How Amazon’s cloud and satellite internet ventures mesh

Amazon Web Services’ infrastructure, which includes satellite ground stations, could come in handy for supporting Amazon’s Project Kuiper satellite broadband constellation. (AWS Photo)

Amazon Web Services and the Project Kuiper satellite internet venture may be separate domains of Jeff Bezos’ business empire, but even Amazon’s executives admit there’s a lot of potential for synergy.

That’s one reason why the prospects for Project Kuiper shouldn’t be underestimated, even though Amazon is lagging behind SpaceX and OneWeb in the commercial satellite space race.

Project Kuiper announced last year that it intends to put 3,236 satellites into low Earth orbit, creating a constellation that would provide broadband internet access to the billions of people around the world who lack high-speed connections.

“Access to broadband is going to be very close to being a fundamental human need as we move forward. … It’s also a very good business for Amazon,” CEO Jeff Bezos said at last year’s re:MARS conference.

Since then, Amazon has gained the Federal Communications Commission’s go-ahead for its plans — but it hasn’t yet laid out a schedule for launching satellites or starting service. This week, Project Kuiper shared details about the design for its customer terminals — but the satellite design still hasn’t been finalized.

“I’d say we are in the middle of our design phase,” Dave Limp, the senior vice president who’s in charge of Kuiper, said at a TechCrunch space conference.

Satellite internet service is almost certain to be commercially available from SpaceX’s Starlink division and from the Indian-British OneWeb venture before Project Kuiper’s constellation is in place. But Project Kuiper is almost certain to benefit from leveraging connections with Amazon Web Services, the world’s biggest cloud computing platform.

“We’re benefited a bit at Amazon by having this very good and reliable cloud service called AWS,” Limp said. “And we’re able to use many of the capabilities of that to help build out our backplane, help build out our network infrastructure. You not only want to deliver great bandwidth to the customer, but you want great quality of service across the end-to-end network.”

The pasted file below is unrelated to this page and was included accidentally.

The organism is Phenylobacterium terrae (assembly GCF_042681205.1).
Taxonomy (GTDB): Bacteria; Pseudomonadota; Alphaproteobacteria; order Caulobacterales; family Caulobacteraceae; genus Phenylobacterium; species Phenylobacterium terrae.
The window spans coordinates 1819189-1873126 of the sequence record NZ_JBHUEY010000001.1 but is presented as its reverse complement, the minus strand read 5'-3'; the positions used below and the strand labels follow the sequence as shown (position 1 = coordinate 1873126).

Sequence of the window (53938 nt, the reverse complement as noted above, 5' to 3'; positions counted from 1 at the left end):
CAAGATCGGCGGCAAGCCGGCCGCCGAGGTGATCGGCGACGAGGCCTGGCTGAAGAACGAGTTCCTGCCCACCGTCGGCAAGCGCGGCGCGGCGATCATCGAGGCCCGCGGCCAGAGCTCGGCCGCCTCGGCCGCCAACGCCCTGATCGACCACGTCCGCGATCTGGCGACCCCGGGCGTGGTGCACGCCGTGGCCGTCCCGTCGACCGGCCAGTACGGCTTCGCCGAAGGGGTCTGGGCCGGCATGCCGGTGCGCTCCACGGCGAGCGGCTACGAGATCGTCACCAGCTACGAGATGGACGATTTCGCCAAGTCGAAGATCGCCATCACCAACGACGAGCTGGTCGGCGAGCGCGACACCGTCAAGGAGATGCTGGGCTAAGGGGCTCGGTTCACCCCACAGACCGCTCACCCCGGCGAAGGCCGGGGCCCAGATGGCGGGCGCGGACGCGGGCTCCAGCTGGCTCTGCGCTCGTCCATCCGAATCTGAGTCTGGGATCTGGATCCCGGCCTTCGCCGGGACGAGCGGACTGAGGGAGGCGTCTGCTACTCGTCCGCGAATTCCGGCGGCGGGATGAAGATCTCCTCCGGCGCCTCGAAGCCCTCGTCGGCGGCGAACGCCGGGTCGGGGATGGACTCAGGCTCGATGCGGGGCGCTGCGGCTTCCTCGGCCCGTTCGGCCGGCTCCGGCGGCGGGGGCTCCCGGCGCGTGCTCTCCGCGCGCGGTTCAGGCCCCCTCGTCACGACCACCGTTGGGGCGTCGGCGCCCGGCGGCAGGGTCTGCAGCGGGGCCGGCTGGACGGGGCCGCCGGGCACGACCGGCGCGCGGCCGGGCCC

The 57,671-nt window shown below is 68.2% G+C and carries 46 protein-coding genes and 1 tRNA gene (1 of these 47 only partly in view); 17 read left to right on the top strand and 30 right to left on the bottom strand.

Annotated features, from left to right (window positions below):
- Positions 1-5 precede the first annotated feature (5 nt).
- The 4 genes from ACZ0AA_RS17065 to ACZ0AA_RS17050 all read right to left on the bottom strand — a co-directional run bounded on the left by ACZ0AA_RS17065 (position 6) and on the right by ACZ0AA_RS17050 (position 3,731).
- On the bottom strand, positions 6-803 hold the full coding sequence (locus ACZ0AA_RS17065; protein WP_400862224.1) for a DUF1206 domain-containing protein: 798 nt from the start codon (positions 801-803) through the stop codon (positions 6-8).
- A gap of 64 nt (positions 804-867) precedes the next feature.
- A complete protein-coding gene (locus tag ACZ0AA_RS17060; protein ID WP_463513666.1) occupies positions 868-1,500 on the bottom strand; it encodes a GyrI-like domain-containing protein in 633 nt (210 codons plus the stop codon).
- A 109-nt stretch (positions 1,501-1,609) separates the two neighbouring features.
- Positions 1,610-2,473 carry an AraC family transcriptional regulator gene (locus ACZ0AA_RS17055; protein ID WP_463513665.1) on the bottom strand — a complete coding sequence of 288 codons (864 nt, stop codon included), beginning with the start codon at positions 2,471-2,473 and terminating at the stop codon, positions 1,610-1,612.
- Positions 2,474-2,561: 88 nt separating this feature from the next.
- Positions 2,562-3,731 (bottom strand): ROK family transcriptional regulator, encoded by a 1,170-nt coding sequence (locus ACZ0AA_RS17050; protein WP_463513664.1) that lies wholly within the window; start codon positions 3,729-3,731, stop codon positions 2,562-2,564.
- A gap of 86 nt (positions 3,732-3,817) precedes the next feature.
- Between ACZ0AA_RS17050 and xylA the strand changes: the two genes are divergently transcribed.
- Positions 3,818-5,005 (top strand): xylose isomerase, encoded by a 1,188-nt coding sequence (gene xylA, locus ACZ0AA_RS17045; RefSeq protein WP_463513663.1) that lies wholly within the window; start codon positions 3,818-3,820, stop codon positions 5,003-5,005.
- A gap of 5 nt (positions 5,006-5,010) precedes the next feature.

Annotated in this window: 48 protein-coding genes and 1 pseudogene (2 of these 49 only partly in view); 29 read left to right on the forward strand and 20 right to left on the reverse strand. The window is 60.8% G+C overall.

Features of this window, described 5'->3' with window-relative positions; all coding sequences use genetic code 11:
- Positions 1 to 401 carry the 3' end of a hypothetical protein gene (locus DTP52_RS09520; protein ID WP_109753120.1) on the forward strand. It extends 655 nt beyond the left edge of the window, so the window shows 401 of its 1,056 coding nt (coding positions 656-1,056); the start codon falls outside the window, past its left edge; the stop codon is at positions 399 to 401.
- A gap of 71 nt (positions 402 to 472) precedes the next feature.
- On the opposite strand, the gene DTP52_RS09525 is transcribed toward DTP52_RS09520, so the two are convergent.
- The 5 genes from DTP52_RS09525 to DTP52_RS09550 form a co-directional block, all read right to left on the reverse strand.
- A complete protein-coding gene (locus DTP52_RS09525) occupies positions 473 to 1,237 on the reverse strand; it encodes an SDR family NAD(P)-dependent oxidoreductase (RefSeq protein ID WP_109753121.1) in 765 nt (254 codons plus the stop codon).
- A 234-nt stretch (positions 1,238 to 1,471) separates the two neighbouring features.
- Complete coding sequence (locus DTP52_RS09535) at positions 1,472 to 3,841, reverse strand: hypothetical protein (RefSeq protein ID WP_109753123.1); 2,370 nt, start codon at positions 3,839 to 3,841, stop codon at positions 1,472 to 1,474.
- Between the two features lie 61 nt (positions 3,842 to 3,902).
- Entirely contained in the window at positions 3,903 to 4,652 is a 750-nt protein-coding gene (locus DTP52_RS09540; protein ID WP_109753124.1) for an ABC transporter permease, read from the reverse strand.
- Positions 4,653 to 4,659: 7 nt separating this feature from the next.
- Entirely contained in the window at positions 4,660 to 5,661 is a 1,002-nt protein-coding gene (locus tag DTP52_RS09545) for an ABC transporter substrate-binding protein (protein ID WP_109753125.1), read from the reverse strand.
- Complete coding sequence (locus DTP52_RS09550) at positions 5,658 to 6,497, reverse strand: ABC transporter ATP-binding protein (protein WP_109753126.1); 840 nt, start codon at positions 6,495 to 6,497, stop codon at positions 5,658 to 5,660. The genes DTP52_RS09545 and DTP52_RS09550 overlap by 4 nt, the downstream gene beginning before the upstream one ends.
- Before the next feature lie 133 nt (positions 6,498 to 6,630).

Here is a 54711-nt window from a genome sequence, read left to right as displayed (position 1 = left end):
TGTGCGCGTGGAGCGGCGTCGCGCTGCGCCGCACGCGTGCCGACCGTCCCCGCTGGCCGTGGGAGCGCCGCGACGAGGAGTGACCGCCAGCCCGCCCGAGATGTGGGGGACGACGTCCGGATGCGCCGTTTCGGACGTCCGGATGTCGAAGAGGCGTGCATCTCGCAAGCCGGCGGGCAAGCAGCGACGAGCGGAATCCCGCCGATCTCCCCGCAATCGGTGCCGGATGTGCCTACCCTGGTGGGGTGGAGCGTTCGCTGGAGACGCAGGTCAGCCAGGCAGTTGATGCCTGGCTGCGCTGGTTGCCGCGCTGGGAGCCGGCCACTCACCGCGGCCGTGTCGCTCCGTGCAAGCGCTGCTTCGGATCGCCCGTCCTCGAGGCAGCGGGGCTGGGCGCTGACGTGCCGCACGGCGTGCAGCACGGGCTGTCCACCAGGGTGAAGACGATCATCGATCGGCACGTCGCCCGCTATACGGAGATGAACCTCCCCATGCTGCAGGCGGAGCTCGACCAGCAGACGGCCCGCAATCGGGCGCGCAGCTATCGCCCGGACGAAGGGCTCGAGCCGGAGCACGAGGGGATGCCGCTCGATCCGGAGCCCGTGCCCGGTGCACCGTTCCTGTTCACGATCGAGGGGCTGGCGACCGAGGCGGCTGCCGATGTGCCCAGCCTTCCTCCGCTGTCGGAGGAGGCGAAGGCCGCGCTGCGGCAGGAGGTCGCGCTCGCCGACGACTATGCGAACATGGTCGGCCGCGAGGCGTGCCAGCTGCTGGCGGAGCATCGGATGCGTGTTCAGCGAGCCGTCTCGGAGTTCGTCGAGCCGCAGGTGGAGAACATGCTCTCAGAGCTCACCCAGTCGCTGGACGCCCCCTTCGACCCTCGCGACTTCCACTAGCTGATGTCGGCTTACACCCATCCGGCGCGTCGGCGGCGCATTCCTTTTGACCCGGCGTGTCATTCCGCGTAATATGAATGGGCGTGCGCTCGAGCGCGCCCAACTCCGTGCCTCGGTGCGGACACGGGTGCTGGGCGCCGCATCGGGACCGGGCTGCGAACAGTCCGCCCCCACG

AWS is already working on ways to expand cloud computing to the final frontier. Last year, Amazon Web Services rolled out its Ground Station service for controlling satellites and downloading data from space, and this year it unveiled a new business unit devoted to aerospace and the satellite industry.

Clint Crosier, the former Space Force general who now heads up Amazon’s Aerospace and Satellite Solutions unit, emphasized the importance of space-based cloud services this week during a teleconference with reporters.

“AWS is here in the space business to stay. … I will unveil to you our new motto for the aerospace and satellite team: ‘To the stars through the cloud,’” he said.

For now, AWS sees Project Kuiper as one of a number of partners for space-based cloud services, Crosier told GeekWire.

“Kuiper is a different part of Amazon, but I will tell you, we’ve had a number of meetings with Kuiper, just like we have with lots of other companies that do launch, and command and control, and others,” he said. “And so we might be able to help Kuiper succeed, just the way we’re helping other companies in those areas succeed.”

When it comes to how Project Kuiper will help other parts of Amazon’s business empire, Limp prefers to take a similarly broad view.

“My view, and Amazon’s view, is the more constellations, the better. This is hard, and no one constellation is going to serve the number of unserved peop[le out there today,” he said. “By the way, we also need really successful 5G networks, and we need really successful co-ax [coaxial cable] networks, right? Amazon and our customers benefit from a better internet. We will be one part of that, but I hope there are a dozen other constellations that do it reliably.”

Other highlights from Limp’s TechCrunch talk:

  • Limp noted that creating a satellite internet constellation doesn’t come cheap. “We’ve already committed $10 billion to this effort. It may require more, but that’s the kind of good project that Amazon can do,” he said. “You know, it’s hard for a company that’s four people in a garage to put up a constellation.”
  • After dealing with challenges brought on by the coronavirus pandemic, Project Kuiper has begun using a newly remodeled research and development facility in Redmond, Wash., Limp said. “The reason it needed dedicated facilities is, the equipment needed to test and service and build prototypes of this nature is just very different than it would be to build an Echo or even a robot for one of our fulfillment centers,” he said. “We need vacuum chambers, and we need very big antennas to test the radio frequencies.”
  • Limp said Project Kuiper started the year with about 150 employees. “I think our goal to end the year is about three X that,” he said. “We’re kind of on that path, plus or minus a few people.” Nearly 140 job openings, including 110 in Redmond, are listed on Amazon’s website for Project Kuiper.
  • In addition to Amazon, Bezos founded a space venture called Blue Origin — but Limp said Blue Origin’s New Glenn rocket would be only one of the options for putting Kuiper’s satellites in orbit. “We’re launch-agnostic,” he said. “If somebody has a rocket out there, give us a call.” He even gave a shout-out to the Raptor engines that SpaceX has developed for its Starship super-rocket. “We see a new demonstration of breakthroughs and better engines, whether that’s Raptor or [Blue Origin’s] BE-4, every day,” he said.

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